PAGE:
Disksort may deteriorate the i/o performance (Doc ID 1284969.1)

Last updated on JANUARY 19, 2015

Applies to:

Solaris SPARC Operating System - Version 10 11/06 U3 and later
Information in this document applies to any platform.

Symptoms

The disk I/O sub-systems are built to provide maximum throughput which is most often the right thing. However the weakness of tuning for throughput is that occasionally you can get some bizarre behavior when it comes to latency. The way that optimum I/O bandwidth is achieved is by sorting each io by logical block address (LBA) and then issuing those in order to minimize head seek. This is documented in the disksort(9F) manual page.

As a result, disksort could deteriorate the io performance for certain I/O workload leading to I/O performance issues and or cluster panic in some extreme cases.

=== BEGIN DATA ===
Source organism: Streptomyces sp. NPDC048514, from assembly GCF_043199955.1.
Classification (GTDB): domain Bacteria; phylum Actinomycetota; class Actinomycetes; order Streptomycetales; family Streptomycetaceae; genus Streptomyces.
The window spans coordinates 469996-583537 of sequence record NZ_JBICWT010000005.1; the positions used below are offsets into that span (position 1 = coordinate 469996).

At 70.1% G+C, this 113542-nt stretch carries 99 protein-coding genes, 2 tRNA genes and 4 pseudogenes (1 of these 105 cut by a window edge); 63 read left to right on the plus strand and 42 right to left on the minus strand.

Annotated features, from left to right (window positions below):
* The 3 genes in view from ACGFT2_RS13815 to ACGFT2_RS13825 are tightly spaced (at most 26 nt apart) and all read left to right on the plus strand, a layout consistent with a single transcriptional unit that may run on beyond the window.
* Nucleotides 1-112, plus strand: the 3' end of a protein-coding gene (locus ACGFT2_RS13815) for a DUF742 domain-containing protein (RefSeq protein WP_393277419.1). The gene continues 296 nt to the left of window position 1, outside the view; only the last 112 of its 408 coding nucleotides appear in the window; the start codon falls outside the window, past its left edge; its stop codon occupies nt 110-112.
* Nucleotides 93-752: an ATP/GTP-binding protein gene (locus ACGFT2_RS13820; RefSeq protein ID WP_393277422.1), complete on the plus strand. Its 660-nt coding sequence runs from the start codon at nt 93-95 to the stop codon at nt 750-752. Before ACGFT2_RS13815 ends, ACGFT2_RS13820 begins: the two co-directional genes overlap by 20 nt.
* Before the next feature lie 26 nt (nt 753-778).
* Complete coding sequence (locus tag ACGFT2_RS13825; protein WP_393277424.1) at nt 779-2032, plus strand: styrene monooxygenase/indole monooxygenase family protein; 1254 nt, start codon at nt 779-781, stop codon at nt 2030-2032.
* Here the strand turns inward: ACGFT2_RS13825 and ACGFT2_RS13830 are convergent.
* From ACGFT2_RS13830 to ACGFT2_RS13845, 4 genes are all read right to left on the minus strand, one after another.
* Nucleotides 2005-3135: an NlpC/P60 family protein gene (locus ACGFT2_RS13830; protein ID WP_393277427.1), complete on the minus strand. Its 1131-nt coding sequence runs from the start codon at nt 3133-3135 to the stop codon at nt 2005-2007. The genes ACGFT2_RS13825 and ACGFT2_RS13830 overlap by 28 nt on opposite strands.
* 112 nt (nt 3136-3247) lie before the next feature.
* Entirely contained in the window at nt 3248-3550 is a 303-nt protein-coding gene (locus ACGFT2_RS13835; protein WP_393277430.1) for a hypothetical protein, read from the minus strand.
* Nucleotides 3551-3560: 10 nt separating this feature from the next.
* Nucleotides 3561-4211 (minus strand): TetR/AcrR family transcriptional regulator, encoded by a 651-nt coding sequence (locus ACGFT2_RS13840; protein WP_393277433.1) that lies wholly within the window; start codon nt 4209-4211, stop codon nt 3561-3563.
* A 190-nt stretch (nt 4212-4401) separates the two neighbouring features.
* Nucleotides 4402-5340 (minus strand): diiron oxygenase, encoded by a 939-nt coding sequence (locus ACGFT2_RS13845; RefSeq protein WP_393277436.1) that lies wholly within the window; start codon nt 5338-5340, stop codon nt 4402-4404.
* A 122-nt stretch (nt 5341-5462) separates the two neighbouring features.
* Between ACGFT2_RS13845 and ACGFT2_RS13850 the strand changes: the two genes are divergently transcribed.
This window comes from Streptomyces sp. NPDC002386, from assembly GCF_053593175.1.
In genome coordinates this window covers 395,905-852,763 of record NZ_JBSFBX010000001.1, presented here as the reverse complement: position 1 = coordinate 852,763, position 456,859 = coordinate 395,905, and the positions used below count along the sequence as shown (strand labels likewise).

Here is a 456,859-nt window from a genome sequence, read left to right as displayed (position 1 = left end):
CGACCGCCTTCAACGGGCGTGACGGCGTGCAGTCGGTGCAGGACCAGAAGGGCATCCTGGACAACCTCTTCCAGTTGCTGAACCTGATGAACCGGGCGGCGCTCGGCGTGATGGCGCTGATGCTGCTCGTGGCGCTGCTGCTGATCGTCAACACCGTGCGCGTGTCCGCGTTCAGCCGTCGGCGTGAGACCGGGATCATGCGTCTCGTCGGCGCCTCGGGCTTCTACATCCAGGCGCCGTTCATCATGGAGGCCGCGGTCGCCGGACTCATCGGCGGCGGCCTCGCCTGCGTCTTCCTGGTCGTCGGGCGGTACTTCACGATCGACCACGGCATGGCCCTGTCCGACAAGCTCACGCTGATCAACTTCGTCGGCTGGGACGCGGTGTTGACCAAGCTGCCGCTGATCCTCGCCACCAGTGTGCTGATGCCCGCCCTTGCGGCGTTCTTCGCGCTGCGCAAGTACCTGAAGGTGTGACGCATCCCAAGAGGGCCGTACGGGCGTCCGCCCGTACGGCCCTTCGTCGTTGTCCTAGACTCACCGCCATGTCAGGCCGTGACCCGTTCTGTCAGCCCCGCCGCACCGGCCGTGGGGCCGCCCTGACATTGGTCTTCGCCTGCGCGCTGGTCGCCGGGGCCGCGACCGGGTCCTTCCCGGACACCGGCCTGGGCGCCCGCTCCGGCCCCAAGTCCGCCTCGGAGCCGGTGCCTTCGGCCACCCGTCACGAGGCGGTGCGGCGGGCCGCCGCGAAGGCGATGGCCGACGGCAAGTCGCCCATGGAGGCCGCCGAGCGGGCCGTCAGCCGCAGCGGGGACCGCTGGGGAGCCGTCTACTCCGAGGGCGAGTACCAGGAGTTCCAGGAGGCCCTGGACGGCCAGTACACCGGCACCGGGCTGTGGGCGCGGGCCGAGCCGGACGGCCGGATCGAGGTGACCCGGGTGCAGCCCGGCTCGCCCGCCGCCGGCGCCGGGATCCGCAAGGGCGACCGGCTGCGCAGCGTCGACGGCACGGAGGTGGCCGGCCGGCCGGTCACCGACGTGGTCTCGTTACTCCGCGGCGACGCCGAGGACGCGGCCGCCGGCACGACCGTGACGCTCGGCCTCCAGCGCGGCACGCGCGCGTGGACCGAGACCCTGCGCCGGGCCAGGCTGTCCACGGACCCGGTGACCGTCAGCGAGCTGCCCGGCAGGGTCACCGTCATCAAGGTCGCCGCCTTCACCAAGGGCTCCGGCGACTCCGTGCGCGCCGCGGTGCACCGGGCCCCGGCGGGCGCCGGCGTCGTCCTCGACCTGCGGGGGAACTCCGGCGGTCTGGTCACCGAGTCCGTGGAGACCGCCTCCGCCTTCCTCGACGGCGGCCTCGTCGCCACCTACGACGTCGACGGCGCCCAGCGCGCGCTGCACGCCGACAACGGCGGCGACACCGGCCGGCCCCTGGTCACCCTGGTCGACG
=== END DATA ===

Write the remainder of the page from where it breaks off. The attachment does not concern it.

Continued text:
To determine if your system has been impacted by the adverse effect of disksort,  check the iostat as below, and examine if commands are waiting too much in the wait queue as in the example below.

# iostat -xcntd 1 | egrep c2$
r/s w/s kr/s kw/s wait actv wsvc_t asvc_t %w %b device
::
0.0 4345.8 0.0 271.6 87.7 16.7 20.2 3.8 24 66 c2


In the above example average wait queue length is 87.7 where as average active queue length is 16.7


From the panic dump you could check the same

SolarisCAT(vmcore.0/10U)> sdump 0x60024cead40 sd_lun
{
::
un_ncmds_in_driver = 0xb <-- Wait Q
un_ncmds_in_transport = 0xa <-- Active Q
un_throttle = 0x14 <-- Max throttle
::
un_f_disksort_disabled = 0
::



These are the some of the indication that commands are indeed spending a lot of time in the wait queue, waiting for the disksort to sort the commands based on the LBA.

Cause

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